|Eating food||Emptying your bowel||A lot less comes out than goes in and the amount of weight you carry in your digestive system varies substantially from day to day. The rest leaves your body predominantly via your lungs and your breath, and via your skin.|
|Drinking liquids||Urinating||A litre of water weighs 1kg. Drink a litre of water and your weight goes up 1kg. Urinate a litre of urine and you weight goes down by 1kg.|
|Above average fluid retention||Below average fluid retention||Menstrual cycles, flying, hot weather, and illnesses may all cause your body to retain more fluids than normal. And of course the opposite of each of these may cause a drop in fluid retention, and hence a drop in weight. Although the level of fluid retention will vary from day-to-day, over time it will average out.|
|Doing nothing||70% of the energy you burn up occurs when you are just doing nothing, be that awake or asleep. Weigh yourself before you go to bed and again in the morning and you weigh less. The weight has left your body, predominantly in the form of vapour from your breath.|
|Exercise||I know that a good run, bike ride or gym workout reduces my body weight, despite my attempts to keep it topped up with water. I can lose up to one kg on a long bike ride. It goes, both by sweating and through my breathing.|
So, what I am suggesting you do is buy yourself a set of very reliable scales. Get good digital scales that claim to weigh accurately to within 100gm.
Now weigh yourself before and after all of the main events in your day that impact your body weight.
- Weigh yourself before and after each meal and see how much weight you put on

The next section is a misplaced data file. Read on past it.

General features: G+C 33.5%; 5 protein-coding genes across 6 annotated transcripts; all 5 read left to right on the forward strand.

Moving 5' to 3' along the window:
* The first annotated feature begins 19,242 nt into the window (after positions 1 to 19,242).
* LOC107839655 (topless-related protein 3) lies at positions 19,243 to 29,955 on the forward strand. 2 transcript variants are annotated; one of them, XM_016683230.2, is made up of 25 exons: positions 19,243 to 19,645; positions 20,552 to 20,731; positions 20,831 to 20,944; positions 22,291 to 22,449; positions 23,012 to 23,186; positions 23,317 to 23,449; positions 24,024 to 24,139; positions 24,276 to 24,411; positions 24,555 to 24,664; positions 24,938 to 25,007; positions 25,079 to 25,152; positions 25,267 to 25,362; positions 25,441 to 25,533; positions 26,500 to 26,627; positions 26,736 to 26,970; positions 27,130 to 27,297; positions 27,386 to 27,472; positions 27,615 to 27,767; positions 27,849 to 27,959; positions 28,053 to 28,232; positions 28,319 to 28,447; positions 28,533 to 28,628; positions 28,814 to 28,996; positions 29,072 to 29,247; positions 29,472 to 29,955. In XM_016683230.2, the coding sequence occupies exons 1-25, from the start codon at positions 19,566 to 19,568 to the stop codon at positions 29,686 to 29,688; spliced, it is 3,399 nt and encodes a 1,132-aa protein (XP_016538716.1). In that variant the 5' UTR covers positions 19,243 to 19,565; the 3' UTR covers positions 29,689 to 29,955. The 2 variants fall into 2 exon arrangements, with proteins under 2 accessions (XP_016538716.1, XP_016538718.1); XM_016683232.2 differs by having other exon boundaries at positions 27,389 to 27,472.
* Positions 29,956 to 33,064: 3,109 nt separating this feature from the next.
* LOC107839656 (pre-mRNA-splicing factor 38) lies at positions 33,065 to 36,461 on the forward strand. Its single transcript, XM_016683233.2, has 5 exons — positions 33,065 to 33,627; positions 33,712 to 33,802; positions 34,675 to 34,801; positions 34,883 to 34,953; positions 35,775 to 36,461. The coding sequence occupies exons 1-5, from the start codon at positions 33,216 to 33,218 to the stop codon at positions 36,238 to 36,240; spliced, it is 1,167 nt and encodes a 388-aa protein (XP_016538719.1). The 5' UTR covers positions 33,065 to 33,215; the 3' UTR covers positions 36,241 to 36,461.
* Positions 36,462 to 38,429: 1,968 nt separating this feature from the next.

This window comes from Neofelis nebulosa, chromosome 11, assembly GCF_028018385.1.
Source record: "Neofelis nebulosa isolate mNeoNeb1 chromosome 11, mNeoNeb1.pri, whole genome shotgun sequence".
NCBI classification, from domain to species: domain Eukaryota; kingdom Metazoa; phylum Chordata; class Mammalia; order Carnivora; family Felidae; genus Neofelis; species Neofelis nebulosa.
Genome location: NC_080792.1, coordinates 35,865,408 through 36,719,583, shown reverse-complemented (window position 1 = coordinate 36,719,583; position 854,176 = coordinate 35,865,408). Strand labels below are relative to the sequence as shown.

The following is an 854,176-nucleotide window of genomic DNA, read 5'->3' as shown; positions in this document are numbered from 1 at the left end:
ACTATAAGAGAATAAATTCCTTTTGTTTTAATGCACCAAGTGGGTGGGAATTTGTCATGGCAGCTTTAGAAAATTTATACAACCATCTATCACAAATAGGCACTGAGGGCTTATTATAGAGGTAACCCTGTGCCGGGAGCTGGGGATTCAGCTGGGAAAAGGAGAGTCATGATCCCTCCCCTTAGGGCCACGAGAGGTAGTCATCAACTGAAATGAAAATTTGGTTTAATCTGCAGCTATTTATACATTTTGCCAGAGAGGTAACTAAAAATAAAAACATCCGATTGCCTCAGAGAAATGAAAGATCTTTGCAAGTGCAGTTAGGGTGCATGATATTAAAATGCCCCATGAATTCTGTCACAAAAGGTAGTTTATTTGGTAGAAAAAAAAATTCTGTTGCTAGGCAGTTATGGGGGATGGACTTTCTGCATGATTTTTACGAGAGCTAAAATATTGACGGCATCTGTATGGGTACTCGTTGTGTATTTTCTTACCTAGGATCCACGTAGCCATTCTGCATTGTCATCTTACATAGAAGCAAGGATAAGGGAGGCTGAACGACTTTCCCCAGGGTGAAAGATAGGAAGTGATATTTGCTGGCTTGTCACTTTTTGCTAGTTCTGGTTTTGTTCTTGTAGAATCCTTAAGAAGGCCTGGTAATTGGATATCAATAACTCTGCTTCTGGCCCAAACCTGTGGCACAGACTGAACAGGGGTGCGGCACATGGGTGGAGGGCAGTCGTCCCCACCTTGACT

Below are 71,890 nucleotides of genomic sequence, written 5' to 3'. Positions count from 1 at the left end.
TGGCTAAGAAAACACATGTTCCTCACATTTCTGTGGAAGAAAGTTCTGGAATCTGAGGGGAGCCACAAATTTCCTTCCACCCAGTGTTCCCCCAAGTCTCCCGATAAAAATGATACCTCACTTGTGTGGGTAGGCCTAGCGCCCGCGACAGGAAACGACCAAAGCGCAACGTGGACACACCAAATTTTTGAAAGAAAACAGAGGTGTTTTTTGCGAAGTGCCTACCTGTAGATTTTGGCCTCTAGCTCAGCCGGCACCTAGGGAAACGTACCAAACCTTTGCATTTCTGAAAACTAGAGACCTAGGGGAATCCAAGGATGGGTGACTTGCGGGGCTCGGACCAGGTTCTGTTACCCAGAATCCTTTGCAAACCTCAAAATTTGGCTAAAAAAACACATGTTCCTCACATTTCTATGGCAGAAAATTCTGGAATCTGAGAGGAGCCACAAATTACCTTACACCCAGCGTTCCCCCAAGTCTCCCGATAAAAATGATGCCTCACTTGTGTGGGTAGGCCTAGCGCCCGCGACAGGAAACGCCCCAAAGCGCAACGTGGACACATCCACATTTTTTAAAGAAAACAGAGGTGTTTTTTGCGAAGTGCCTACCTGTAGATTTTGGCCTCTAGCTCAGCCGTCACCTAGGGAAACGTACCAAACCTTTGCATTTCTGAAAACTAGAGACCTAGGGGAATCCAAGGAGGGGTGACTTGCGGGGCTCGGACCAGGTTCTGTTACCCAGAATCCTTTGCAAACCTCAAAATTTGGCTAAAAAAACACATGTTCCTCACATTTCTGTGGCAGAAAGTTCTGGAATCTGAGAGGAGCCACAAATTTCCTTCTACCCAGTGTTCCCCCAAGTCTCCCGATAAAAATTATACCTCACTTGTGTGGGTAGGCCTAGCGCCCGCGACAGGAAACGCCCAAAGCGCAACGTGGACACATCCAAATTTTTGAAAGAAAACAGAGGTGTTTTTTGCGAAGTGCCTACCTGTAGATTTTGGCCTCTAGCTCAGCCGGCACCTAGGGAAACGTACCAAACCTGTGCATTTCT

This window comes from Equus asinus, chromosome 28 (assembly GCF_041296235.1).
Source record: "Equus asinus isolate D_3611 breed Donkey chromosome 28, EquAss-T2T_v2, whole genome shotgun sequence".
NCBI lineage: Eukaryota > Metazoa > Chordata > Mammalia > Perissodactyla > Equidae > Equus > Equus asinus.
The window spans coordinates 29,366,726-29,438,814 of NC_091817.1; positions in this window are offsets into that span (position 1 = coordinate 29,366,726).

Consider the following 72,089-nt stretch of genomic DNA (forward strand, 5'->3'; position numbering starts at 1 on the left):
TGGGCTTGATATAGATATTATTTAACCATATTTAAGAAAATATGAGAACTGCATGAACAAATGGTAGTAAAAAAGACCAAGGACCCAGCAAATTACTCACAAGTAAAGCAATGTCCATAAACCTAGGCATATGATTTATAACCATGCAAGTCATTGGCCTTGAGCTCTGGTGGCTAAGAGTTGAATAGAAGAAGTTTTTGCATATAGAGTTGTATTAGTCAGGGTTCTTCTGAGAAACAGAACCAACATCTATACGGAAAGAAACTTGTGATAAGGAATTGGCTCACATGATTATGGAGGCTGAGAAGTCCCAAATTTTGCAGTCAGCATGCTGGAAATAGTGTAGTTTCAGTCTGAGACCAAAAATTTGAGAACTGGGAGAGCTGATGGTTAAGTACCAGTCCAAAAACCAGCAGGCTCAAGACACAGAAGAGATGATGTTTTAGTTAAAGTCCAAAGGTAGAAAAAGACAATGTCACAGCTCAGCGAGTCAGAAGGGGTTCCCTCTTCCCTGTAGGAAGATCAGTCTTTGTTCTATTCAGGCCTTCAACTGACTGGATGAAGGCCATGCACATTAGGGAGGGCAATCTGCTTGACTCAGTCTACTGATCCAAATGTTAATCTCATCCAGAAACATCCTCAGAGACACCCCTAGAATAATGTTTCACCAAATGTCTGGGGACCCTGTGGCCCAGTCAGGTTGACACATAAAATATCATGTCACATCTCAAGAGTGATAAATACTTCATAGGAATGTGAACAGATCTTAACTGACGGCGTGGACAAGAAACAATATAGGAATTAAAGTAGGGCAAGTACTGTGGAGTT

- Weigh yourself after each drink. Believe me, 200ml of liquid does weigh 200g but it’s great to see it on the scales
- Weigh yourself before and after each “toilet event” (gross I know, no need to tell others you are doing it), and see how much you lose
- Weigh yourself before and after sleeping at night
- Weigh yourself before and after any exercise event
The reason for doing this is not to be obsessive, but to understand the very simple fact that these events do drive your body weight up and down quite substantially. Over time you learn to understand what the scale is telling you. And over time the message becomes quite clear. Your body weight can only go up by putting in food sources (liquid or solid). Everything other than this results in a body weight loss, so you need to be careful with what you put in.
Now clearly digestion and nutrient absorption is a complex biological process and a 500g meal does not result in a 500g weight gain in the medium term, (thank goodness), but there is a very direct relationship between eating food and gaining weight.
My experience of event based weigh-ins
- It’s really exciting that I lose weight when I sleep during the night. It’s a great feeling to do nothing and just have it fall off. I find it motivating.
- I have started drinking water and zero calorie drinks, and black coffee and tea rather than any drink with calories. When I drink 300ml of water I know for a fact that none of it contributes to weight gain. I will lose all of it again, somehow, probably just by breathing. It’s like a bonus. I get all this water, and the weight gain is guaranteed to be temporary. I never worry about a weight gain from drinking water. I can go up 500gm through drinking water and I don’t care in the least! I do not find it demotivating.